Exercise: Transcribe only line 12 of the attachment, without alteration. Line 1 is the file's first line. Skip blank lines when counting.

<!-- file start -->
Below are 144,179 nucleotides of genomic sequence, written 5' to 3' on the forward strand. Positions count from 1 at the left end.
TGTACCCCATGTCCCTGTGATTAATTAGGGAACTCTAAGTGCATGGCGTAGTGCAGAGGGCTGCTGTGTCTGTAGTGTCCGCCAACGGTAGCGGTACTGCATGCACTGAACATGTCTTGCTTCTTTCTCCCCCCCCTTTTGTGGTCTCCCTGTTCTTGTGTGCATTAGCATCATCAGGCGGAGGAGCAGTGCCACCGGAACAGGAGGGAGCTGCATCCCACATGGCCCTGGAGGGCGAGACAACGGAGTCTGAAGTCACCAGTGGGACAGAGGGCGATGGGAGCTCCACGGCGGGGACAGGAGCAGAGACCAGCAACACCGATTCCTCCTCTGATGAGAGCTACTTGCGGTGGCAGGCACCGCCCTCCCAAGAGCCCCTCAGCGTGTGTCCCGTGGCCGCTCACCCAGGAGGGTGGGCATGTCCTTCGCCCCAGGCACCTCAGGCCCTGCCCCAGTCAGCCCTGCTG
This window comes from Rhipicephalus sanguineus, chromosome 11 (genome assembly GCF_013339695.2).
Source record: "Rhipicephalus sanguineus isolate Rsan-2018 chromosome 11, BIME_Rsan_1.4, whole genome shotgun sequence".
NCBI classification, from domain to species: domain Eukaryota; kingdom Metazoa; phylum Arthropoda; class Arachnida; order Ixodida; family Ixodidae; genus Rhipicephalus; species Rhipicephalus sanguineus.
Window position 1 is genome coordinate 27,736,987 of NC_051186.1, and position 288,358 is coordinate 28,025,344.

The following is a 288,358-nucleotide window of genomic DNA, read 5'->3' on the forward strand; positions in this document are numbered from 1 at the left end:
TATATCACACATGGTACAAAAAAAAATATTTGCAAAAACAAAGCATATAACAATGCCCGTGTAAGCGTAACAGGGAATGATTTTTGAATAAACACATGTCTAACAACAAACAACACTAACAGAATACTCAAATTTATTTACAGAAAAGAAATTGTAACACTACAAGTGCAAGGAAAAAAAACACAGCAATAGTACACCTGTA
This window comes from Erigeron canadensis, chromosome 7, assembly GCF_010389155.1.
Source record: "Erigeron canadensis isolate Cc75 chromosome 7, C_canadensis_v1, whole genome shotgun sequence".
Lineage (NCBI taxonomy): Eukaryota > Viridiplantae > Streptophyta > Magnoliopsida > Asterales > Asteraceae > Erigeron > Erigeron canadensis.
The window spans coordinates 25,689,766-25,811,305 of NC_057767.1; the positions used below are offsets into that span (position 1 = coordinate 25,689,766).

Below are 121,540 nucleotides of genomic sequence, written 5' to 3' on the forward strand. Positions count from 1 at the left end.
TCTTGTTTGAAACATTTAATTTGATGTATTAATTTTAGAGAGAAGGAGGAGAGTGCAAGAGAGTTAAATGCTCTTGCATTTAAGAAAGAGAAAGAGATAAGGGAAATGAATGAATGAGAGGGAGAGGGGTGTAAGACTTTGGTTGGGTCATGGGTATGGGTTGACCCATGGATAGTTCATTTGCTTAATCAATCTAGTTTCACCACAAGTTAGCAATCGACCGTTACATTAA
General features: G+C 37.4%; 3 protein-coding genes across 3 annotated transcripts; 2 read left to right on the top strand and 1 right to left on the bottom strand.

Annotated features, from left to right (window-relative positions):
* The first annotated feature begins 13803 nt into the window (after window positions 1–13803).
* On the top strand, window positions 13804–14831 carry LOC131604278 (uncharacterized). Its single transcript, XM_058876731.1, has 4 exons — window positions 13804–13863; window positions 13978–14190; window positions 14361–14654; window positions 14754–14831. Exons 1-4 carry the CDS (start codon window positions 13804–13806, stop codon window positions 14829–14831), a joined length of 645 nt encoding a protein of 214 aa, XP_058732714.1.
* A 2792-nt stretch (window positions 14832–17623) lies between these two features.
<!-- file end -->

The window spans coordinates 25,689,766-25,811,305 of NC_057767.1; the positions used below are offsets into that span (position 1 = coordinate 25,689,766).